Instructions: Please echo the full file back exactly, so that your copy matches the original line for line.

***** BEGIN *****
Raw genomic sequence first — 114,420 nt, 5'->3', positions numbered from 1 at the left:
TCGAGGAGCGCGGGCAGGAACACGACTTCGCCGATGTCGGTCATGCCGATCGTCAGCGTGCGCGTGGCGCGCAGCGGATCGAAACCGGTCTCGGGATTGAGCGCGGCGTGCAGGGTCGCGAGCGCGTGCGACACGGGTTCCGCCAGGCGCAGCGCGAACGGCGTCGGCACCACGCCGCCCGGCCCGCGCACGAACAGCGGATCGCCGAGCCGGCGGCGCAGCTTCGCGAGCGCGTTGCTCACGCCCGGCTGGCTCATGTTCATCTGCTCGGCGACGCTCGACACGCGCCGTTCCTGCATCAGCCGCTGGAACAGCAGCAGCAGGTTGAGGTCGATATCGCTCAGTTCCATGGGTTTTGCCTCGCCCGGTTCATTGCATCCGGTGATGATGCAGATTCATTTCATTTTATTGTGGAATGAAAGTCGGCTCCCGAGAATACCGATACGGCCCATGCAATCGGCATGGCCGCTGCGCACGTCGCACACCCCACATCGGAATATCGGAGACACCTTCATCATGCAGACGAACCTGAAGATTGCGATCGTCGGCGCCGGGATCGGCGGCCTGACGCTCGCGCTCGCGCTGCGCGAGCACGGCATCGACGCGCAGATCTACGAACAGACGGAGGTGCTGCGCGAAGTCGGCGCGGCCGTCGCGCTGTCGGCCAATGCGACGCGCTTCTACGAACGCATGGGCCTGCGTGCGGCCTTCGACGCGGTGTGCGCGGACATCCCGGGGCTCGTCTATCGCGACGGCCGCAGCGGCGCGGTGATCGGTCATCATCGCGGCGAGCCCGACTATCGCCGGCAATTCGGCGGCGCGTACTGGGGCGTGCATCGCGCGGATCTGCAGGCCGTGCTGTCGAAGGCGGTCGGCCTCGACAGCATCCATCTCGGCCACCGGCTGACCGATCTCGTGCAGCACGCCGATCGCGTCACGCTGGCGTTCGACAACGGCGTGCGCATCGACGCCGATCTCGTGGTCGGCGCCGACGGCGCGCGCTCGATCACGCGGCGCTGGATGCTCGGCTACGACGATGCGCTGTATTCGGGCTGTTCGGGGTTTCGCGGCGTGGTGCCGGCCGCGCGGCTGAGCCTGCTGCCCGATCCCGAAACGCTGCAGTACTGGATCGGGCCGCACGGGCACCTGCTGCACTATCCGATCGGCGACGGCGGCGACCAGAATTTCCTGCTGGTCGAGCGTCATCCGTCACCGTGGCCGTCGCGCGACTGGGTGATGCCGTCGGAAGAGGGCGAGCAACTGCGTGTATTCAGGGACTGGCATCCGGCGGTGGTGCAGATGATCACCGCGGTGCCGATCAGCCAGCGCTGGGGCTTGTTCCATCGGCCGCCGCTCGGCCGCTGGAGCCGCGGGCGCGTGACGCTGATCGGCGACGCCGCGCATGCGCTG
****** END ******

Raw genomic sequence first — 114,420 nt, 5'->3', positions numbered from 1 at the left:
TCGAGGAGCGCGGGCAGGAACACGACTTCGCCGATGTCGGTCATGCCGATCGTCAGCGTGCGCGTGGCGCGCAGCGGATCGAAACCGGTCTCGGGATTGAGCGCGGCGTGCAGGGTCGCGAGCGCGTGCGACACGGGTTCCGCCAGGCGCAGCGCGAACGGCGTCGGCACCACGCCGCCCGGCCCGCGCACGAACAGCGGATCGCCGAGCCGGCGGCGCAGCTTCGCGAGCGCGTTGCTCACGCCCGGCTGGCTCATGTTCATCTGCTCGGCGACGCTCGACACGCGCCGTTCCTGCATCAGCCGCTGGAACAGCAGCAGCAGGTTGAGGTCGATATCGCTCAGTTCCATGGGTTTTGCCTCGCCCGGTTCATTGCATCCGGTGATGATGCAGATTCATTTCATTTTATTGTGGAATGAAAGTCGGCTCCCGAGAATACCGATACGGCCCATGCAATCGGCATGGCCGCTGCGCACGTCGCACACCCCACATCGGAATATCGGAGACACCTTCATCATGCAGACGAACCTGAAGATTGCGATCGTCGGCGCCGGGATCGGCGGCCTGACGCTCGCGCTCGCGCTGCGCGAGCACGGCATCGACGCGCAGATCTACGAACAGACGGAGGTGCTGCGCGAAGTCGGCGCGGCCGTCGCGCTGTCGGCCAATGCGACGCGCTTCTACGAACGCATGGGCCTGCGTGCGGCCTTCGACGCGGTGTGCGCGGACATCCCGGGGCTCGTCTATCGCGACGGCCGCAGCGGCGCGGTGATCGGTCATCATCGCGGCGAGCCCGACTATCGCCGGCAATTCGGCGGCGCGTACTGGGGCGTGCATCGCGCGGATCTGCAGGCCGTGCTGTCGAAGGCGGTCGGCCTCGACAGCATCCATCTCGGCCACCGGCTGACCGATCTCGTGCAGCACGCCGATCGCGTCACGCTGGCGTTCGACAACGGCGTGCGCATCGACGCCGATCTCGTGGTCGGCGCCGACGGCGCGCGCTCGATCACGCGGCGCTGGATGCTCGGCTACGACGATGCGCTGTATTCGGGCTGTTCGGGGTTTCGCGGCGTGGTGCCGGCCGCGCGGCTGAGCCTGCTGCCCGATCCCGAAACGCTGCAGTACTGGATCGGGCCGCACGGGCACCTGCTGCACTATCCGATCGGCGACGGCGGCGACCAGAATTTCCTGCTGGTCGAGCGTCATCCGTCACCGTGGCCGTCGCGCGACTGGGTGATGCCGTCGGAAGAGGGCGAGCAACTGCGTGTATTCAGGGACTGGCATCCGGCGGTGGTGCAGATGATCACCGCGGTGCCGATCAGCCAGCGCTGGGGCTTGTTCCATCGGCCGCCGCTCGGCCGCTGGAGCCGCGGGCGCGTGACGCTGATCGGCGACGCCGCGCATGCGCTG